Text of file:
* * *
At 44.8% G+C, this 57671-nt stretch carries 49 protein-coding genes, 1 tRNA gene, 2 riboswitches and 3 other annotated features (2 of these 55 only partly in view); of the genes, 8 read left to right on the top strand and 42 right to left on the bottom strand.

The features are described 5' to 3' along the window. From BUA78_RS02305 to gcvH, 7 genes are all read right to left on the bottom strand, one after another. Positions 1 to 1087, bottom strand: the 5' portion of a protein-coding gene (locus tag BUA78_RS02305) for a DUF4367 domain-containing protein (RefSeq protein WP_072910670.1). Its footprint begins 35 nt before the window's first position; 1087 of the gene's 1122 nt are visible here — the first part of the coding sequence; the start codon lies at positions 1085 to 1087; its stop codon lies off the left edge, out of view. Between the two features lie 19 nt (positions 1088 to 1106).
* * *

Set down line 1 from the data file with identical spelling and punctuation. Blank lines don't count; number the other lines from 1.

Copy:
At 44.8% G+C, this 57671-nt stretch carries 49 protein-coding genes, 1 tRNA gene, 2 riboswitches and 3 other annotated features (2 of these 55 only partly in view); of the genes, 8 read left to right on the top strand and 42 right to left on the bottom strand.